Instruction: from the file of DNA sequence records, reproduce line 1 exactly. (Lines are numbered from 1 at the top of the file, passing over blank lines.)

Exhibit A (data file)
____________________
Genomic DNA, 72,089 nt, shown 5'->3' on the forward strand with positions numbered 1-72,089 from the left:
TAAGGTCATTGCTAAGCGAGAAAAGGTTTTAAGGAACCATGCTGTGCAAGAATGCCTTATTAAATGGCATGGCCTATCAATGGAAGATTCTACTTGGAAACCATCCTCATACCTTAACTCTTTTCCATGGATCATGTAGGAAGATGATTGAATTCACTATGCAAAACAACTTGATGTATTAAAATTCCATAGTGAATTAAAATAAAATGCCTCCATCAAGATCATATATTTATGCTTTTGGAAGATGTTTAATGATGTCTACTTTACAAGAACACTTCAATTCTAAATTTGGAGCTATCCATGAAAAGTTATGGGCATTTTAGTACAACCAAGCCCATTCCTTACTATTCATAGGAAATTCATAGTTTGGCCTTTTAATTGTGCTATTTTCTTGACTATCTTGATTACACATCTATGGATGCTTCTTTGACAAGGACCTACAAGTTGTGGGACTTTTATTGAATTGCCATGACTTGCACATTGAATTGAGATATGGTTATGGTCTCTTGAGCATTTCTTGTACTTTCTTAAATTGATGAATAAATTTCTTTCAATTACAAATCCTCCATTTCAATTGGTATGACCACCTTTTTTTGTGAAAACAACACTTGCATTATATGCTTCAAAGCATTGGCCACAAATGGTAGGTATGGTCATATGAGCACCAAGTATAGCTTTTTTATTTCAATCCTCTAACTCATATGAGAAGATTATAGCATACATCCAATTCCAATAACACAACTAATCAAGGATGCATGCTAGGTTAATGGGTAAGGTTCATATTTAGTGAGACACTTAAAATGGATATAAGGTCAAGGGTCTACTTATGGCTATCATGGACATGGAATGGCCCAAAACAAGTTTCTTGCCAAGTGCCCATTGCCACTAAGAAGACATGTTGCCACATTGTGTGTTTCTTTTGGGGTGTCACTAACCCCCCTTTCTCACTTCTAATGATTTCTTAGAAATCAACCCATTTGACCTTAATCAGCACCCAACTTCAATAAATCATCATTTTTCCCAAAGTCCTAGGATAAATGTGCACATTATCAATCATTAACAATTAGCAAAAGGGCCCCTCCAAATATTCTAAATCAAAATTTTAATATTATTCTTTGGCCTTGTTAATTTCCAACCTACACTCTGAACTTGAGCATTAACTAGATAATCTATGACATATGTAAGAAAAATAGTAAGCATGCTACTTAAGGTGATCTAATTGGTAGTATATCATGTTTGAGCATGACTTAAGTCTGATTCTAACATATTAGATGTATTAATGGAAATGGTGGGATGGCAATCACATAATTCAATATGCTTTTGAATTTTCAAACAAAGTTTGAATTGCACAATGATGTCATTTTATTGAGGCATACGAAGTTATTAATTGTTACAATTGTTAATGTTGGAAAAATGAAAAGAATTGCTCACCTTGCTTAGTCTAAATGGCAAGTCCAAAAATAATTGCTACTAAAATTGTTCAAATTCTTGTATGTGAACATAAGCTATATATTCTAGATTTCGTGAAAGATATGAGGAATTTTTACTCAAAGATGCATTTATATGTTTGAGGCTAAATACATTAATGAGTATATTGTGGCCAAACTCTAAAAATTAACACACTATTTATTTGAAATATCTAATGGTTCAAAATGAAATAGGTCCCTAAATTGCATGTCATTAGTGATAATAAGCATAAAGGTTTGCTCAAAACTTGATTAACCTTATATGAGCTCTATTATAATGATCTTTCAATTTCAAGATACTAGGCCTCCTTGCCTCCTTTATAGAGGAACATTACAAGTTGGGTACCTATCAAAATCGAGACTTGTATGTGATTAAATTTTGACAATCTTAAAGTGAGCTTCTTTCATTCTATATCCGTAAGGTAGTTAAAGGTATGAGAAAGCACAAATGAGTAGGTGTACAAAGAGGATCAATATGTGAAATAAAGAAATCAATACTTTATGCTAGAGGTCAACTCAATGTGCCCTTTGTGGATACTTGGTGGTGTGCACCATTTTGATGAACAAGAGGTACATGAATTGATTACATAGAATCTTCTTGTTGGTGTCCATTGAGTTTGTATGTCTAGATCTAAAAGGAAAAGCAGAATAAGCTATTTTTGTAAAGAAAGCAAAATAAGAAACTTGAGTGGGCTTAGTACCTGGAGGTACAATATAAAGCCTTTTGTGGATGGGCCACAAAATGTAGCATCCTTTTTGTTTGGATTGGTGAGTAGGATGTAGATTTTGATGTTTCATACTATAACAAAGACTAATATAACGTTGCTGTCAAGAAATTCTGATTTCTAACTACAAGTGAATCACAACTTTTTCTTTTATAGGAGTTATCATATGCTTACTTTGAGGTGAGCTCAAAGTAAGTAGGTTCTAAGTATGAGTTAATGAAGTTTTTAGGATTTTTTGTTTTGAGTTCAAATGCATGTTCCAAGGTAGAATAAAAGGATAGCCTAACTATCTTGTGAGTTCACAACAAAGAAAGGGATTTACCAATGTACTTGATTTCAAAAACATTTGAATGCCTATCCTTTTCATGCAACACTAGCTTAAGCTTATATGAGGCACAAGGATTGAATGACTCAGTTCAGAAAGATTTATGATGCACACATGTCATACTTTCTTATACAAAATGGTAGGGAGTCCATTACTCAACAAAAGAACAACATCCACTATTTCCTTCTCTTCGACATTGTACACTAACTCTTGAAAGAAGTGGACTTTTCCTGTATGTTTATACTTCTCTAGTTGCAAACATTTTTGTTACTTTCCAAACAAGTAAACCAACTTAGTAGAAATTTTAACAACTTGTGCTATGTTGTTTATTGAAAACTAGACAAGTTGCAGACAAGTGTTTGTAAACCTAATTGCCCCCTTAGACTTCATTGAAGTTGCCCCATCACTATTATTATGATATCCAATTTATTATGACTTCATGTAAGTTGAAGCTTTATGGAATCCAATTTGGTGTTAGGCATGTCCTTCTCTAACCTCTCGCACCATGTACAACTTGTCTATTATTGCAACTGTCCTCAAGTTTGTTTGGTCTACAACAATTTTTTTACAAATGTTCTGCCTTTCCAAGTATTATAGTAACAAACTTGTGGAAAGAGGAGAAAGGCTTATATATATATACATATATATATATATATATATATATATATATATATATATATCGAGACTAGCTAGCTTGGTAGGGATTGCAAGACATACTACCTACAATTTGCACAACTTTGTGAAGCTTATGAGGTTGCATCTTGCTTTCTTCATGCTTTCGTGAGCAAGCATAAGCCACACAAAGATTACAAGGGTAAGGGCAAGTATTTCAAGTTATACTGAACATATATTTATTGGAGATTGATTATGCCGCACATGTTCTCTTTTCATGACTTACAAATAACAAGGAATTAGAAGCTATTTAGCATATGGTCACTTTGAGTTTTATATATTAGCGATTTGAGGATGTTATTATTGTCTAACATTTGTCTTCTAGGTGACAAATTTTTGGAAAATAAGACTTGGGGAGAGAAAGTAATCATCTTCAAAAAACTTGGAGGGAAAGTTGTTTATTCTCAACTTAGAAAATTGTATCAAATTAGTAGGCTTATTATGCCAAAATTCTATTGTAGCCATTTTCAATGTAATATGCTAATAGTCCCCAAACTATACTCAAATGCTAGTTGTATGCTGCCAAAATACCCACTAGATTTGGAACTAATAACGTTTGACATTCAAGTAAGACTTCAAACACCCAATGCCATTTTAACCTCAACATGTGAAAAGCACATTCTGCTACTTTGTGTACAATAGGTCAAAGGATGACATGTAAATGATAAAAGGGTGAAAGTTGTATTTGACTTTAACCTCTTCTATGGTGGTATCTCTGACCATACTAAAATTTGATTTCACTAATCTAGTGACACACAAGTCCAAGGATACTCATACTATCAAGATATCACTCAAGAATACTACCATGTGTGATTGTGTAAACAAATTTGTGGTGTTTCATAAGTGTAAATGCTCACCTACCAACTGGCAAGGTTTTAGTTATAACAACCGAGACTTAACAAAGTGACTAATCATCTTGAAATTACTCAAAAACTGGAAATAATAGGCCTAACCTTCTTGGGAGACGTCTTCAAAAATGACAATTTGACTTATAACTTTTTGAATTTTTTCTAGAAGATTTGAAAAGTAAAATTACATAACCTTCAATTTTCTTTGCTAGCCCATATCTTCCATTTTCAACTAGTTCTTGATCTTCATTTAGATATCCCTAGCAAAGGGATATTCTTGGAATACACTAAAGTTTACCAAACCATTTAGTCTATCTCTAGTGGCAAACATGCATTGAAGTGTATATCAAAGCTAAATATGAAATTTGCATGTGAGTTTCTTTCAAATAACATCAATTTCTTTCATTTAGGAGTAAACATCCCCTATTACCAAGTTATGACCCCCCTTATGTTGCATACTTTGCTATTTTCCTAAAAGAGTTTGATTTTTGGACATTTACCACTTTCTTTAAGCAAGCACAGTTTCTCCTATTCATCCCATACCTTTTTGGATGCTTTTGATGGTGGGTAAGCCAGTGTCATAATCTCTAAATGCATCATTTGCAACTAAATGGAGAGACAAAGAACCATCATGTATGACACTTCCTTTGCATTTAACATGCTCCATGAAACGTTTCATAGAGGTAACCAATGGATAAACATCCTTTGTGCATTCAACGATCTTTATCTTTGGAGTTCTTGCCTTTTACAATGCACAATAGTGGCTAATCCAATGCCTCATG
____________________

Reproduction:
Genomic DNA, 72,089 nt, shown 5'->3' on the forward strand with positions numbered 1-72,089 from the left: